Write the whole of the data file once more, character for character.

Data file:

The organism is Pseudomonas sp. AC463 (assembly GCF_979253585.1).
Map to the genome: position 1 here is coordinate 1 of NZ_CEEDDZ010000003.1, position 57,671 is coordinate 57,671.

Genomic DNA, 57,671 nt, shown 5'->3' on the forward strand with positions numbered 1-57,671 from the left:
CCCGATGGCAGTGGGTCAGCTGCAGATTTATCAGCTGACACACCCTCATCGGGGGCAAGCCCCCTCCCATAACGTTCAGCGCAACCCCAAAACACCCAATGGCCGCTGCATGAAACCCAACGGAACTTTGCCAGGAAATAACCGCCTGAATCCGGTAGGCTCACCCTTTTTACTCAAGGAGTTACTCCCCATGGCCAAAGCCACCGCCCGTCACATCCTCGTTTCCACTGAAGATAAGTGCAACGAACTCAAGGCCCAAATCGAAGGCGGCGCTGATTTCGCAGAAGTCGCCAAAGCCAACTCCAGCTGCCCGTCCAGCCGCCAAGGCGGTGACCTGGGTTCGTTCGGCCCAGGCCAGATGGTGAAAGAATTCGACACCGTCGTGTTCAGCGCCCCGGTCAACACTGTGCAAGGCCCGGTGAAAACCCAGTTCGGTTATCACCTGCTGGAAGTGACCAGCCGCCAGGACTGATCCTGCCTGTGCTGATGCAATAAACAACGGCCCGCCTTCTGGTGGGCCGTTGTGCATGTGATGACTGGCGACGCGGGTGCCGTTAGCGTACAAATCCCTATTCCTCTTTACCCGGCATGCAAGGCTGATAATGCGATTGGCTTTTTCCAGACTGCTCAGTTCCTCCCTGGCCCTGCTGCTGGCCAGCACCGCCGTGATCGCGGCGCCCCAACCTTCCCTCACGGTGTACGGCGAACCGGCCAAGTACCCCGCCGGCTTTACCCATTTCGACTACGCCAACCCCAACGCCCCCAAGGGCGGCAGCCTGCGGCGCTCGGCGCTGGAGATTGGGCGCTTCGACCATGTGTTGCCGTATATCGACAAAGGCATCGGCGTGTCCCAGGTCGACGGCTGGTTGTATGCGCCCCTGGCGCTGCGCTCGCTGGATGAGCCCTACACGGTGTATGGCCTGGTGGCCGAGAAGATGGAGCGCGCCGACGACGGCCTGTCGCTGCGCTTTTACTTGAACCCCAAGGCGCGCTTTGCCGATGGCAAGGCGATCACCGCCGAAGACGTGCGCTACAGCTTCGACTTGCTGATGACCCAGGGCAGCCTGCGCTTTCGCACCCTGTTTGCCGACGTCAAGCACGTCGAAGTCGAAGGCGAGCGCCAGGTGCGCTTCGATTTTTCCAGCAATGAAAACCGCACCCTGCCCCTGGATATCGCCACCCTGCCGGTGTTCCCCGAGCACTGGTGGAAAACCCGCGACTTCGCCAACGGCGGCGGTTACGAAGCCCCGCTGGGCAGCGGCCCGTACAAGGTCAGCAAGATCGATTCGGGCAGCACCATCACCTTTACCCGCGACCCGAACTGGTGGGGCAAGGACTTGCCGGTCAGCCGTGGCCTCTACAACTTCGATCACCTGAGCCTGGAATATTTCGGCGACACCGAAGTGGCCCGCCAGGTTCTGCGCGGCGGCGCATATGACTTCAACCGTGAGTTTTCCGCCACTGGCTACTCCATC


The organism is Pseudomonas sp. AC463 (assembly GCF_979253585.1).
Map to the genome: position 1 here is coordinate 1 of NZ_CEEDDZ010000003.1, position 57,671 is coordinate 57,671.

Genomic DNA, 57,671 nt, shown 5'->3' on the forward strand with positions numbered 1-57,671 from the left:
CCCGATGGCAGTGGGTCAGCTGCAGATTTATCAGCTGACACACCCTCATCGGGGGCAAGCCCCCTCCCATAACGTTCAGCGCAACCCCAAAACACCCAATGGCCGCTGCATGAAACCCAACGGAACTTTGCCAGGAAATAACCGCCTGAATCCGGTAGGCTCACCCTTTTTACTCAAGGAGTTACTCCCCATGGCCAAAGCCACCGCCCGTCACATCCTCGTTTCCACTGAAGATAAGTGCAACGAACTCAAGGCCCAAATCGAAGGCGGCGCTGATTTCGCAGAAGTCGCCAAAGCCAACTCCAGCTGCCCGTCCAGCCGCCAAGGCGGTGACCTGGGTTCGTTCGGCCCAGGCCAGATGGTGAAAGAATTCGACACCGTCGTGTTCAGCGCCCCGGTCAACACTGTGCAAGGCCCGGTGAAAACCCAGTTCGGTTATCACCTGCTGGAAGTGACCAGCCGCCAGGACTGATCCTGCCTGTGCTGATGCAATAAACAACGGCCCGCCTTCTGGTGGGCCGTTGTGCATGTGATGACTGGCGACGCGGGTGCCGTTAGCGTACAAATCCCTATTCCTCTTTACCCGGCATGCAAGGCTGATAATGCGATTGGCTTTTTCCAGACTGCTCAGTTCCTCCCTGGCCCTGCTGCTGGCCAGCACCGCCGTGATCGCGGCGCCCCAACCTTCCCTCACGGTGTACGGCGAACCGGCCAAGTACCCCGCCGGCTTTACCCATTTCGACTACGCCAACCCCAACGCCCCCAAGGGCGGCAGCCTGCGGCGCTCGGCGCTGGAGATTGGGCGCTTCGACCATGTGTTGCCGTATATCGACAAAGGCATCGGCGTGTCCCAGGTCGACGGCTGGTTGTATGCGCCCCTGGCGCTGCGCTCGCTGGATGAGCCCTACACGGTGTATGGCCTGGTGGCCGAGAAGATGGAGCGCGCCGACGACGGCCTGTCGCTGCGCTTTTACTTGAACCCCAAGGCGCGCTTTGCCGATGGCAAGGCGATCACCGCCGAAGACGTGCGCTACAGCTTCGACTTGCTGATGACCCAGGGCAGCCTGCGCTTTCGCACCCTGTTTGCCGACGTCAAGCACGTCGAAGTCGAAGGCGAGCGCCAGGTGCGCTTCGATTTTTCCAGCAATGAAAACCGCACCCTGCCCCTGGATATCGCCACCCTGCCGGTGTTCCCCGAGCACTGGTGGAAAACCCGCGACTTCGCCAACGGCGGCGGTTACGAAGCCCCGCTGGGCAGCGGCCCGTACAAGGTCAGCAAGATCGATTCGGGCAGCACCATCACCTTTACCCGCGACCCGAACTGGTGGGGCAAGGACTTGCCGGTCAGCCGTGGCCTCTACAACTTCGATCACCTGAGCCTGGAATATTTCGGCGACACCGAAGTGGCCCGCCAGGTTCTGCGCGGCGGCGCATATGACTTCAACCGTGAGTTTTCCGCCACTGGCTACTCCATC